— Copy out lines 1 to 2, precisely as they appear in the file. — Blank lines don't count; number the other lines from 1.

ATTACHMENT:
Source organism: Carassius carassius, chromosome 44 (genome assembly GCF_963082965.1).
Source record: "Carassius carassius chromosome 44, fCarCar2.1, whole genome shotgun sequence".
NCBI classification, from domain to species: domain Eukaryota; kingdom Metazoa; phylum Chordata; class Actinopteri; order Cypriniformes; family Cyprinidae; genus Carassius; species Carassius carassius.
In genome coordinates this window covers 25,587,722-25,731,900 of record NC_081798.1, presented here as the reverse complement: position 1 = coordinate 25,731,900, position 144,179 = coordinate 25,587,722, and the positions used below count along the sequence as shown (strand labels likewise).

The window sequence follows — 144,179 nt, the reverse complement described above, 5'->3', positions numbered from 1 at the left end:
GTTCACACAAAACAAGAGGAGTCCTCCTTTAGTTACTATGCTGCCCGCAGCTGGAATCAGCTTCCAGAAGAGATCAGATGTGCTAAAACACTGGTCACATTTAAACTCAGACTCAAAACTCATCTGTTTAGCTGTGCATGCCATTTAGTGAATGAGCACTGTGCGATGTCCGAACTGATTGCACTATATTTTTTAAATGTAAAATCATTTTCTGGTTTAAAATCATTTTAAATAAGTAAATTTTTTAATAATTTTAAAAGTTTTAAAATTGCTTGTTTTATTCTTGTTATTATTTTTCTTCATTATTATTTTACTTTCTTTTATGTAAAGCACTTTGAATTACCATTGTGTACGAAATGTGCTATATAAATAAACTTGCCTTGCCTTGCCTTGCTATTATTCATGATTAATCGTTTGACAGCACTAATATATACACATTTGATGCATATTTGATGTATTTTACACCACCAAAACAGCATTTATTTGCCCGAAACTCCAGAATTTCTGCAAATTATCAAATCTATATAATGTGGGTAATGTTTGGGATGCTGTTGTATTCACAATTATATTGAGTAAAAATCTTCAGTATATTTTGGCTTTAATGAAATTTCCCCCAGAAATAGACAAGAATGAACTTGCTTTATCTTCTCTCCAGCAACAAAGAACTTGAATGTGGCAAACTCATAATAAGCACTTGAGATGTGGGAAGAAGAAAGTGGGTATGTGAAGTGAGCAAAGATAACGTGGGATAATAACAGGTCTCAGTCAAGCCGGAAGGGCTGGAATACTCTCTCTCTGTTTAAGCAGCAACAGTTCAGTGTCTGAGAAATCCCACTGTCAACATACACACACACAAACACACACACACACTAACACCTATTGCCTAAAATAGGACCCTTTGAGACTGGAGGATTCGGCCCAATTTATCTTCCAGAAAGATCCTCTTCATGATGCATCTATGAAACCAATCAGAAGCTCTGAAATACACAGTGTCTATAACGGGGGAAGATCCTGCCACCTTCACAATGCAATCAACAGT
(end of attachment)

Source organism: Carassius carassius, chromosome 44 (genome assembly GCF_963082965.1).
Source record: "Carassius carassius chromosome 44, fCarCar2.1, whole genome shotgun sequence".